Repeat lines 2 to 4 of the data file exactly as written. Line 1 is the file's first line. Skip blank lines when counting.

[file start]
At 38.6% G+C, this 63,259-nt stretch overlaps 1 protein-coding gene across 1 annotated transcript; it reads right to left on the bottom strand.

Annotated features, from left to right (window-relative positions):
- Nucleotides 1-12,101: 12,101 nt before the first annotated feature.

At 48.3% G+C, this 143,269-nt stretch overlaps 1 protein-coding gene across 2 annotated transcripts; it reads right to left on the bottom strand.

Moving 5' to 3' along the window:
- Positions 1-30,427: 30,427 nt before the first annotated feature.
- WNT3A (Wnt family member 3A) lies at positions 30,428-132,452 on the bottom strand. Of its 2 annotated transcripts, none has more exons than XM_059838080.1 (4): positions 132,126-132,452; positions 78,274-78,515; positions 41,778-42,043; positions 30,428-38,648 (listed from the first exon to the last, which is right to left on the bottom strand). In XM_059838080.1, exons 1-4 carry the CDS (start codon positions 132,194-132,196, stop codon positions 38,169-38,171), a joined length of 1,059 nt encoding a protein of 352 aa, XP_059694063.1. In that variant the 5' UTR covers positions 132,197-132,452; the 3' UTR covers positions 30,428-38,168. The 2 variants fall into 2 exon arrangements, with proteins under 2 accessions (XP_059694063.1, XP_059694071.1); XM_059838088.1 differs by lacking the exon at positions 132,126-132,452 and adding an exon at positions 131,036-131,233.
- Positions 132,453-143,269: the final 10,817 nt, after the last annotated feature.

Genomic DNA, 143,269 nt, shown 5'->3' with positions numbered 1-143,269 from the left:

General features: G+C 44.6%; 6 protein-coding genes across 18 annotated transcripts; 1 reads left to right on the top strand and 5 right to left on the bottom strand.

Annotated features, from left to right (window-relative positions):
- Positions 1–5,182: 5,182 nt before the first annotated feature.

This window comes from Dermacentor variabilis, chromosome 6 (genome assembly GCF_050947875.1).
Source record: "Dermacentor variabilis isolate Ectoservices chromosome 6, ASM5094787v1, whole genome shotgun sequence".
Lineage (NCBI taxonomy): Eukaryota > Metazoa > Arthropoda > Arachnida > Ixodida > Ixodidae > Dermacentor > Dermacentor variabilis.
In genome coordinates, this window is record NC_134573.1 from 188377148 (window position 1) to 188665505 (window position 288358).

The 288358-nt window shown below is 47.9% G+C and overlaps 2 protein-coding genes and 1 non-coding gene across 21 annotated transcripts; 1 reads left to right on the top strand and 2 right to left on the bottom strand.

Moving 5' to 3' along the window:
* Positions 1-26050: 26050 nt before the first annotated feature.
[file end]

Annotated features, from left to right (window-relative positions):
- Nucleotides 1-12,101: 12,101 nt before the first annotated feature.

At 48.3% G+C, this 143,269-nt stretch overlaps 1 protein-coding gene across 2 annotated transcripts; it reads right to left on the bottom strand.